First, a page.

February 14, 2018 - The Stephen F. Austin State University Observatory will host its next public viewing session 7 p.m. Saturday, Feb. 24, weather permitting, giving visitors the opportunity to see the night sky like they have never seen it before.
Opening its doors to the public periodically throughout the year, the observatory is home to over 15 telescopes, including one formerly used by NASA.
The sessions offer visitors “an opportunity to do what they can’t do at home, and that is see the nighttime sky,” said Dr. Norman Markworth, professor in the Department of Physics, Engineering, and Astronomy and director of the SFA Observatory.
Visitors will have the chance to view the facility’s 41- and 18-inch telescopes and can utilize 8-inch telescopes set up for public use.
Students from the SFA chapter of the Society of Physics Students will assist with use of the telescopes, while visitors receive a quick lesson in sky lore and view constellations and star groups.
Housed 11 miles north of Nacogdoches, the observatory was built in the mid-1970s and has aided in various research efforts. Among its equipment, the observatory boasts an 18-inch telescope originally used by NASA on the Marshall Islands in the 1960s to help find landing sites on the moon.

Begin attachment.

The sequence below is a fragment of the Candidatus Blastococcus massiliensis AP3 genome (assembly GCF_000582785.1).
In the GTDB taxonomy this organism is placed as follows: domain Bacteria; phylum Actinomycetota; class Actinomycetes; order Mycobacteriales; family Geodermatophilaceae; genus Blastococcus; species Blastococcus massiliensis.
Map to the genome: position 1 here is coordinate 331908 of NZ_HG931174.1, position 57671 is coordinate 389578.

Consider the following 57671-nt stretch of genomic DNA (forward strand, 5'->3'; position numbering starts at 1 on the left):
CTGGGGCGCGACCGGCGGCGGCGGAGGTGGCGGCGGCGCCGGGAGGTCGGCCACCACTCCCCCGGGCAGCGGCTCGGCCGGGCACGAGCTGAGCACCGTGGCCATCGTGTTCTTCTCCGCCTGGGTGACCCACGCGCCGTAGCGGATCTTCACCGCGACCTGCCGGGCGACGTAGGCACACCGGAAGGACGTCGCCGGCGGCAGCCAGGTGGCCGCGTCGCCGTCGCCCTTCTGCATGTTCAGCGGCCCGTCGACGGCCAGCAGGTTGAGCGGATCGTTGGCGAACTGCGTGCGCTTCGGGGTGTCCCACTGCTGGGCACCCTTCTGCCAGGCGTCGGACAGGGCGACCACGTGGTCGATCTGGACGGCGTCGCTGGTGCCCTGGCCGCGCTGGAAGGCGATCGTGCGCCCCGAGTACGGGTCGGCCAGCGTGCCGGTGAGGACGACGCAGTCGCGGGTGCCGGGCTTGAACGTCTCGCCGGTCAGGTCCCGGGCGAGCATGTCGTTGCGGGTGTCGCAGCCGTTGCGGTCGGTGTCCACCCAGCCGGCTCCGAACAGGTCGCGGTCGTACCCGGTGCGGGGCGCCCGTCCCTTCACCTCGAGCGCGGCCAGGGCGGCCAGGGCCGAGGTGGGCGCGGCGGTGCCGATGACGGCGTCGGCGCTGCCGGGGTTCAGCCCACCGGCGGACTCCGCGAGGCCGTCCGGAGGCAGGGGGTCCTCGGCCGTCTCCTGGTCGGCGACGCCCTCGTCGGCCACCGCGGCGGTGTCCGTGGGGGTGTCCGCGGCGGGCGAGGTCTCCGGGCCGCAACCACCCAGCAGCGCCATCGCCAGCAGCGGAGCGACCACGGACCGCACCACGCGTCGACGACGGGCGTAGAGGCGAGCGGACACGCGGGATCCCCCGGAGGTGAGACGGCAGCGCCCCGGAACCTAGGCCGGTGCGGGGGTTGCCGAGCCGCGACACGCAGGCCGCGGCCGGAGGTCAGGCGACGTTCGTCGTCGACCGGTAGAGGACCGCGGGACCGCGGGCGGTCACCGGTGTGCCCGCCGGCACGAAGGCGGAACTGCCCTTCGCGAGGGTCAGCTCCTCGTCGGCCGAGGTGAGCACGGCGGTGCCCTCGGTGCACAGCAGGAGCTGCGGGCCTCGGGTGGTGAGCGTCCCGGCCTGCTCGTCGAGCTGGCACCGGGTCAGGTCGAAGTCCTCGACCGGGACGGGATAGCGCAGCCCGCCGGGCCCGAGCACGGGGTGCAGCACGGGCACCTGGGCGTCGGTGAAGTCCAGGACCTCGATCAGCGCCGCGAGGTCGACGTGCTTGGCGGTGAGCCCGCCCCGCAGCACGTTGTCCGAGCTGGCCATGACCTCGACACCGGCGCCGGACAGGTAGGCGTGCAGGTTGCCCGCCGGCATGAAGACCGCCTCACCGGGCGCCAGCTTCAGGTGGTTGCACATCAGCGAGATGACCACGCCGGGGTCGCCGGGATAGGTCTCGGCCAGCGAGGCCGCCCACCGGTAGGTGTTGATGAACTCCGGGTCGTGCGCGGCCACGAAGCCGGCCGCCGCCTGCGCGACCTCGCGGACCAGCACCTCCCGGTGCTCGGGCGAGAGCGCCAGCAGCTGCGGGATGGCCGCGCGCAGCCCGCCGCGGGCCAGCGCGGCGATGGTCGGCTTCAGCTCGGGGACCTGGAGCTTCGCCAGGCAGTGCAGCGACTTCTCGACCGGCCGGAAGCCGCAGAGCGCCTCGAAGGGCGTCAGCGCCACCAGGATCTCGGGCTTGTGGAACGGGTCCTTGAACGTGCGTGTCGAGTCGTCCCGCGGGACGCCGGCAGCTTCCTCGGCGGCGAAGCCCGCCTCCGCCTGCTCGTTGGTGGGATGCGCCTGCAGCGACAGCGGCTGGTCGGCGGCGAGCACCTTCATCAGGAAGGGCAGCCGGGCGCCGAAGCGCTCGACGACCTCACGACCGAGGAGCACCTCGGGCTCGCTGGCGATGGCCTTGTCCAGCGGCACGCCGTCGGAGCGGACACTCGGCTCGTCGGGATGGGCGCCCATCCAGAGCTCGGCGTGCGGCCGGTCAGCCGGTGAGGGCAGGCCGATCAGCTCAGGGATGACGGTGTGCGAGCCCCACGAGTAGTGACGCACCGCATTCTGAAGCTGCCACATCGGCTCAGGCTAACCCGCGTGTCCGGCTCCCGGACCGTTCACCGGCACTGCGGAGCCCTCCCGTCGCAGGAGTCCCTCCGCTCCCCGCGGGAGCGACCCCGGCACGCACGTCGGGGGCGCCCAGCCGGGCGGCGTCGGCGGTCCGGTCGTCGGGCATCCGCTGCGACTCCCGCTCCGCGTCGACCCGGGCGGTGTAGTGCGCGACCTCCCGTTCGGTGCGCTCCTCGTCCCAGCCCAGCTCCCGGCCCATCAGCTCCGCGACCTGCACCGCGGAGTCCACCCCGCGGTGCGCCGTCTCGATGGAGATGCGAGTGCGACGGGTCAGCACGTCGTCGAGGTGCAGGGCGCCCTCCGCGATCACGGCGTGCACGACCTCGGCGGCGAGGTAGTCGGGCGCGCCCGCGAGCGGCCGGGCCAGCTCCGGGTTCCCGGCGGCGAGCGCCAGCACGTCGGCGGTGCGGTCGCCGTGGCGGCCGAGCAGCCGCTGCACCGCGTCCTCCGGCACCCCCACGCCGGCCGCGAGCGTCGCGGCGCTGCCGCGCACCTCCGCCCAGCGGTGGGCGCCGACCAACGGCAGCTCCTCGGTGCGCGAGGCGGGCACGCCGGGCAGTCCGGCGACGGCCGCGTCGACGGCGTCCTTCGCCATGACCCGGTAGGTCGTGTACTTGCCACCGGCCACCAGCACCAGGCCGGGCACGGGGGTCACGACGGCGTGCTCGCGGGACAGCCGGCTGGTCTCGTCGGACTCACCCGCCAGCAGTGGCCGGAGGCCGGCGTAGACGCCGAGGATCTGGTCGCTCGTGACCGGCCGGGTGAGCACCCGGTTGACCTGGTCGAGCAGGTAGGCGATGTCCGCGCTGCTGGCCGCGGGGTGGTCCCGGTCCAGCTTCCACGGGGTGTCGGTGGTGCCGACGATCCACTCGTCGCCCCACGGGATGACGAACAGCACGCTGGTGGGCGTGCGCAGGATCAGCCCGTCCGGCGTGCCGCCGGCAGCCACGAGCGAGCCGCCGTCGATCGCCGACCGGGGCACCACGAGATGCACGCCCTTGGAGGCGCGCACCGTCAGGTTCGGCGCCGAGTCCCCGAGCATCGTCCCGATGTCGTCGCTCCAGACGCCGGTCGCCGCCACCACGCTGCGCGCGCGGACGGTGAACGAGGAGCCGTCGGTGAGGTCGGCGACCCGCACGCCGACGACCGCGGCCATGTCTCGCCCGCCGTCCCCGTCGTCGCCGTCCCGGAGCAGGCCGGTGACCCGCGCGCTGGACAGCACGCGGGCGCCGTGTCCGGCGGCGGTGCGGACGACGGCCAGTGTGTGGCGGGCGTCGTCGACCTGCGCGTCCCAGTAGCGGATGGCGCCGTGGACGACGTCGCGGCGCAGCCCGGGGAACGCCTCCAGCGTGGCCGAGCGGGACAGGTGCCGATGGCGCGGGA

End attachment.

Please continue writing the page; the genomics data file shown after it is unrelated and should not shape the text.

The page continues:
“The story I heard was NASA wasn’t going to pay to have it shipped back to the U.S.,” Markworth said. “They were going to throw it in the ocean. I don’t know what happened, but they were finally convinced to ship the telescope back, and it lives here now.”
Today, the telescope is primarily used for asteroid hunting, Markworth said. The department also has a 41-inch telescope, built by Markworth and the department, used predominately for variable star research, a 16-inch telescope in a roll-off roof observatory and several other telescopes.
The observatory is used for educational purposes, giving students a place to conduct research and hosting astronomy students several times a week.
“It’s my philosophy that we do what students want done,” Markworth said. “If they want to work on projects, we’ll see that we can do it.”
While the observatory is primarily used for research, viewing sessions are held throughout the year to give the public an opportunity to see what they might not be able to see at home.
“I think humans have always had a curiosity for what that stuff is up there,” Markworth said, “and the more prevalent technology is, the less people actually want to know about stuff in the sky. But if you tell them, they’re really curious. They want to know more.”
The event is free and open to students and visitors of all ages. For large group accommodations, email email@example.com.
By Joanna Armstrong, senior marketing communications specialist at Stephen F. Austin State University